Following the revelation last week that the iPhone stored user location data a consumer class action was filed. This kind of disclosure/revelation-class action cycle is now familiar. And because Google also collects location data it is now also the subject of a similar class action (Brown et al v. Google) seeking $50 million in damages.
Google says it captures user location data only on an opt-in, consensual basis.
Where Are the Damages?
As a former lawyer who did a fair amount of plaintiff-side litigation in my past I’m sympathetic to the consumer class action and believe that it has been a valuable tool to police corporate misconduct, which regulators have often been unwilling to do themselves. However class actions have also been abused by opportunistic lawyers, especially in the tech industry and especially of late.
The Apple and Google suits fall into that category. For example, where are the damages?
Arguably nobody has suffered any actual harm as a result of having location identified by their smartphones — at this point. Adverse PR has already brought about a policy change at Apple; and Google will probably change its disclosure rules and policy around location data collection and retention for smartphones as well.
The increasing frequency of opportunistic and dubious class actions is undoubtedly what motivated the US Supreme Court’s conservative majority, at least in part, to find in favor of AT&T in a case called AT&T Mobility v. Concepcion. The majority ruled that The Federal Arbitration Act pre-empted a state rule (CA here) that allowed consumers to avoid contracts containing waivers of class action rights.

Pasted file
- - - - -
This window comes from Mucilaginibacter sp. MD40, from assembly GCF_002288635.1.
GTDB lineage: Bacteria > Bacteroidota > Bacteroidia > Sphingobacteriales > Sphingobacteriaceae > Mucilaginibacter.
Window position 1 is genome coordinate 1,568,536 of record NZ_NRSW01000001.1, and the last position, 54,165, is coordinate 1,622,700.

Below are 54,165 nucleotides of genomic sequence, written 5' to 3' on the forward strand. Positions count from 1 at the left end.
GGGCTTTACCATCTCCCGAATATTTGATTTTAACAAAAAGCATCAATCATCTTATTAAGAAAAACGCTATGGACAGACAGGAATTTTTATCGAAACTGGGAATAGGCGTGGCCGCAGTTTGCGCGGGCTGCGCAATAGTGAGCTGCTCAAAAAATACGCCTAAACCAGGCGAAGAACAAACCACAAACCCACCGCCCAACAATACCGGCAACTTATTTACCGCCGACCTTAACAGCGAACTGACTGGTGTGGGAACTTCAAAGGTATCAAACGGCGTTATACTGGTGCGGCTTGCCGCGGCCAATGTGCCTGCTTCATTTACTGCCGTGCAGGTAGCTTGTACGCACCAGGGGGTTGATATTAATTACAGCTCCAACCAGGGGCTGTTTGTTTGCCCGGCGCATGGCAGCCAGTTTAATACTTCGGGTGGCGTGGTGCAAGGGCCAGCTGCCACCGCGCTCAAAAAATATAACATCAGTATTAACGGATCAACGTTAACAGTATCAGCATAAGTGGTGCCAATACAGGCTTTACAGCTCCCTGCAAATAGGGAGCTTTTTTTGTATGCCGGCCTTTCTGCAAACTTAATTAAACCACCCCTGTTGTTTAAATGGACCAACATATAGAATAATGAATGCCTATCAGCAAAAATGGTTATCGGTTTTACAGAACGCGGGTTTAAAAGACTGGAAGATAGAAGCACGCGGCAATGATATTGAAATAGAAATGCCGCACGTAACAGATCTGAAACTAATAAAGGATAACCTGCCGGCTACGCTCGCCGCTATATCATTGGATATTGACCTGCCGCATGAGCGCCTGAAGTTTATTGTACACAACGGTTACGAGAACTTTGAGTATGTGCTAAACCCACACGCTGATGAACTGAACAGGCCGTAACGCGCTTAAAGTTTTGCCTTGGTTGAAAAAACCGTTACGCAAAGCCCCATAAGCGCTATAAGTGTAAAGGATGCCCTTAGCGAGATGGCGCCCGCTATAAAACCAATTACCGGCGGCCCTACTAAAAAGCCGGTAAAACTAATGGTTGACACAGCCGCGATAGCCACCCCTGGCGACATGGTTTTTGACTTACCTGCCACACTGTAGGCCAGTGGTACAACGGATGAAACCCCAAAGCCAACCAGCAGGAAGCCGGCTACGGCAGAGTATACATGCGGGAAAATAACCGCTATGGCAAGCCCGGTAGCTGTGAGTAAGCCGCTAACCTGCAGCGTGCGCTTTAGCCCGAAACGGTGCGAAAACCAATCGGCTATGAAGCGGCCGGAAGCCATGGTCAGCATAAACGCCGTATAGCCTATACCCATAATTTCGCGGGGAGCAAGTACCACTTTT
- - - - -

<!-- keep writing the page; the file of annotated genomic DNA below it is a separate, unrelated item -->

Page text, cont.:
What this decision probably means as a practical matter is that every contract, including online TOS agreements, will now contain some sort of waiver of class action rights. That will probably preclude most if not all future consumer class action cases, such as those filed against Apple and Google. It’s a major decision and an unfortunate outcome for consumers. It could equally kill the actual Apple-Google location cases if there are similar arbitration clauses buried somewhere in the fine print.
Internal Emails Show Importance of Location Data to Google
In another lawsuit involving location against Google, Skyhook Wireless v Google, there was disclosure of internal Google emails showing the importance of location data to Google. Emails exchanged between now-CEO Larry Page and Google’s Steve Lee reveal that Google’s ability to capture location data from Android handsets was crucial to Google’s “mobile-product strategy.” Here’s the specific language from an article in the Wall Street Journal:
“I cannot stress enough how important Google’s Wi-Fi location database is to our Android and mobile-product strategy,” wrote Steve Lee, the Google product manager, in an email that emerged in a suit filed against Google by Skyhook Wireless Inc. in a Massachusetts court. The message was a response to an emailed question last May by Larry Page, who is now Google’s chief executive.
The email exchange came after Motorola’s decision to use Skyhook to provide location data on Android phones rather than Google. Subsequently Motorola returned to using Google’s location database and tools. Skyhook claims that Google interfered with its relationship with Motorola; the complaint alleges: